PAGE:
Everyone within the organisation wishes him well with whatever he decides to do in future.

I would also like to congratulate Dewsbury’s newly-elected MP, Paula Sheriff, on her victory after putting in two years of hard work into her campaign.

The battle for the Dewsbury seat was hard-fought, but overall a fair fight, which suggests the area is going someway to ridding itself of the much maligned reputation left behind by the last Labour MP to win this seat.

On a personal note, I would like to thank everyone who voted for me in the local election for Dewsbury East.

I was happy to finish second again after finishing a disappointing third to the UKIP candidate last year. Congratulations to Coun Eric Firth on his win.

In Dewsbury South, we lost Salim Patel as a councillor. Again, the association sends commiserations and its thanks for several years of contribution to the area he represented.

Naturally, as an association we were all disappointed we lost the Dewsbury seat, but at the same time absolutely delighted at David Cameron’s re-election as Prime Minister on the back of a Conservative majority.

Congratulations must also go out to our local candidates, Kath Taylor in Mirfield, John Taylor in Kirkburton and Michael Watson in Denby Dale who all won by significant margins.

Much could depend on proposed boundary changes, but with only a 1,451 Labour majority, the battle to win back the Dewsbury seat starts now and as an association we will be working hard to ensure a continued presence in and around the constituency throughout the next five years, not just in the short run-up to 2020.

Dewsbury Conservatives and councillors will continue to hold monthly street stalls in all parts of the constituency and we would encourage anyone with any issues to come talk to us.

We haven’t gone away and we will still be around to assist anyone in need of help in relation to any local, or national matters.

 

Tragedy that the Tories won power

From: David Honeybell, Heckmondwike

Dear Sir,

The election results are a tragedy for the people of the UK. The Conservative Party now has a clear mandate to dismantle the whole welfare state. And they will take great pleasure in doing just that.

They have already made a start, with their plans to privatise our NHS.

They set up the Clinical Commissioning Groups (CCGs) and appointing senior management teams and governing bodies, who, over the last two years, have consistently and purposely handed out contracts to private companies that should be carried out by our NHS.

They now have five more years in which to spoil everything that is good and of real benefit to the majority of people in the country, and envied by the rest of the world, just to fund tax cuts for the richest minority.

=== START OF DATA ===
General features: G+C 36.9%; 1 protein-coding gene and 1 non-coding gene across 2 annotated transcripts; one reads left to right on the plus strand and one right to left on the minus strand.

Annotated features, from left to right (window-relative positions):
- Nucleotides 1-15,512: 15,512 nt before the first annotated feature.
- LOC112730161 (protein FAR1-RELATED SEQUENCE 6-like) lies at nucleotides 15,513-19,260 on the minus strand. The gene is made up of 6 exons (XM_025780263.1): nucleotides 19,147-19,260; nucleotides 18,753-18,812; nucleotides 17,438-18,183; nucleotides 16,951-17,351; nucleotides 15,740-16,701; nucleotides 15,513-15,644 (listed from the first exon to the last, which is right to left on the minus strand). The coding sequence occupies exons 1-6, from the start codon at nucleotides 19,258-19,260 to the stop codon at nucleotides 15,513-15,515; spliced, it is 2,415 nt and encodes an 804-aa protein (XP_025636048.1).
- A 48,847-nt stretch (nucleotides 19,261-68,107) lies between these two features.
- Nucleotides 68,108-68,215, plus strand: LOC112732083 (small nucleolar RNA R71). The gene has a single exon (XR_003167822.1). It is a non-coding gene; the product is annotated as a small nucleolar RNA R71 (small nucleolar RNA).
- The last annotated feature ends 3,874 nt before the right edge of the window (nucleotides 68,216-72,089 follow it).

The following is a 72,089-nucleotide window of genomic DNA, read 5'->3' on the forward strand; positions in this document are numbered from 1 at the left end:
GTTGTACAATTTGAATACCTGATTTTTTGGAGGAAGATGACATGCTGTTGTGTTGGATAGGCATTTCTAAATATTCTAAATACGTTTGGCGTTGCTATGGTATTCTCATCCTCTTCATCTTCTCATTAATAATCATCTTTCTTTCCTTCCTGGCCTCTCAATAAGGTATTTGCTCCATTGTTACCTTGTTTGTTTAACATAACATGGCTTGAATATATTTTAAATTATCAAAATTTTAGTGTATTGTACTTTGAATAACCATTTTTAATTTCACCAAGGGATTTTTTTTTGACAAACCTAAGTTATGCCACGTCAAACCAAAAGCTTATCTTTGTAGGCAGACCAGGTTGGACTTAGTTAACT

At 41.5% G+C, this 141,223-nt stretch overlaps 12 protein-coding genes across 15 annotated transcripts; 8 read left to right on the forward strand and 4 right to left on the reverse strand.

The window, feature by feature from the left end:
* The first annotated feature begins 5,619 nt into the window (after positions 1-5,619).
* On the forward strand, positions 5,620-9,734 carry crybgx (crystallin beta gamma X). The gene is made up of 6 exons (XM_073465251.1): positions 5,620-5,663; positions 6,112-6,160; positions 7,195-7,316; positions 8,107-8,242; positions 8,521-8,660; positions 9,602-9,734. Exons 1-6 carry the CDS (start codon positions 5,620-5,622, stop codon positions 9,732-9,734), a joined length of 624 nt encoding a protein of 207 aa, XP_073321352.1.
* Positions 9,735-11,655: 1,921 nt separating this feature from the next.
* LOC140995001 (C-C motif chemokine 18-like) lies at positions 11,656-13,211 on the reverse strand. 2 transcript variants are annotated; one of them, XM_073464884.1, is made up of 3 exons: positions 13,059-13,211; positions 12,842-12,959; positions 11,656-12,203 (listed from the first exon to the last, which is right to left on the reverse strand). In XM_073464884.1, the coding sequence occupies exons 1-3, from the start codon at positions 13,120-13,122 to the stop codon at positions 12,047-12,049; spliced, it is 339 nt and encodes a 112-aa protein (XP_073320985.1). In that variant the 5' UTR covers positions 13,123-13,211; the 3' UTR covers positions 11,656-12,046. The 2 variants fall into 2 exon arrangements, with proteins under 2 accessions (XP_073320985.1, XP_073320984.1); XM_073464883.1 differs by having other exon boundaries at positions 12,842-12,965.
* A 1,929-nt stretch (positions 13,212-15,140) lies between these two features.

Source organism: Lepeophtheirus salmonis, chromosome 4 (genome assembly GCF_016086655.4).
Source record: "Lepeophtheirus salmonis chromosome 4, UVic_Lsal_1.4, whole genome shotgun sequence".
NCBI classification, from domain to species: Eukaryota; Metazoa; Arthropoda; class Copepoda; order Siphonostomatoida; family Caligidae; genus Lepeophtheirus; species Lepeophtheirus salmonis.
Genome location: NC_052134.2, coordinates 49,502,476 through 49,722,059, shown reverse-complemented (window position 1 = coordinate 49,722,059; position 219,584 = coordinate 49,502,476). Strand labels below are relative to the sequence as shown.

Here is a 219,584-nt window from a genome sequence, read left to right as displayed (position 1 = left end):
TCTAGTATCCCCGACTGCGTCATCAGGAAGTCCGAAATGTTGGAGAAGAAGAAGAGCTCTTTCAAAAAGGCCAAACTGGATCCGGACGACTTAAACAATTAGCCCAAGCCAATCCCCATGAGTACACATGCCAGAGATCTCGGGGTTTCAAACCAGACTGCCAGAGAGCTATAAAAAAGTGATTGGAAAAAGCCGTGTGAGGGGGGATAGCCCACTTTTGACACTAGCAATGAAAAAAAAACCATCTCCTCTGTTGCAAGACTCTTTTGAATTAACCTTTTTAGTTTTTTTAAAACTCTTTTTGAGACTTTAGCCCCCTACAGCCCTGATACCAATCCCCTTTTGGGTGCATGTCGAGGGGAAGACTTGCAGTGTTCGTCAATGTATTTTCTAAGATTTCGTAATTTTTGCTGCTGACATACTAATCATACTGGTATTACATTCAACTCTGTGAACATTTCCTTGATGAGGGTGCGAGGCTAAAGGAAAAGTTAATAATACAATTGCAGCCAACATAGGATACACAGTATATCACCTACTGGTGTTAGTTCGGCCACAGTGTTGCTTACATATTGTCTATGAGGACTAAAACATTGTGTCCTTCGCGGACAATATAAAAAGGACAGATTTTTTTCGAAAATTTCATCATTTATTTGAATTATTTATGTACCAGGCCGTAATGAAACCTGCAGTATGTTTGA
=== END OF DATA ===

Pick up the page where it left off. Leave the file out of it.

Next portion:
The richest are in line to become richer, by paying less tax, while the poorest get poorer by paying more tax to fund them. The bedroom tax is a shining and really disgraceful example.

But what of the Labour Party? Until they get back to their roots, supporting the trades union movement and  the working class, they are in danger of following the completely discredited Lib Dems, just another protest party to maybe vote for at by-elections.

Until they commit to proper socialist policies, and say yes, we will spend more, we will look after the vulnerable, we will educate our children, we will have a NHS to be proud of, they will lose what little support they have left.

 

My door is always open to public

From: Ednan Hussain, Liberal Democrat candidate for Dewsbury

Dear Sir,

I would like to say thank you to the people of Dewsbury, Mirfield, Denby Dale and Kirkburton for the support that was given to me and the Liberal Democrats.

I would also like to congratulate Paula Sherriff on being elected as the Member of Parliament. I hope that the MP is now able to deliver on the promises made.

Top of the list will be protecting services at Dewsbury Hospital and ensuring that the hospital remains in Dewsbury.

Even though I have not been successful this time, I will continue to campaign on the issues that matter to the people of the constituency. My door is open and will always remain open to the public.

The Liberal Democrats have already started to rebuild and I am pleased to confirm that over 5,000 members have joined the party since Thursday night.

 

Why isn’t count held over here?

From: Philip M Key, Dewsbury

Dear Sir,

After casting my vote at Manor Croft Academy in Earlsheaton, Dewsbury, on election day morning I asked one of the polling station officials where the count was taking place.

To which three officials came back with a chorus of “Cathedral House”.

Expecting the count venue to be within the boundaries of the constituency, I asked where Cathedral House was.

St Thomas’s Road, Huddersfield, came the reply.

Before I’d picked my jaw off the floor the officials hit me with the reason why. “It’s because of the car parking”.

I wondered if it is common practice for election counts to be conducted away from the constituencies they represent and if car parking is a valid reason when we have a sports hall, half-empty office block and Pioneer House in Dewsbury?

All of which I’m sure would make good venues with plenty of parking spaces when the traffic wardens are in bed.

 

Day was hectic but pleasing 

From: Coun Darren O’Donovan, Dewsbury West

Dear Sir,

I’d like to take this opportunity to thank people in Dewsbury West for putting their trust in me and re-electing me to Kirklees Council.

I’d also like to thank the other candidates for the challenge – Shehzad, John and Simon.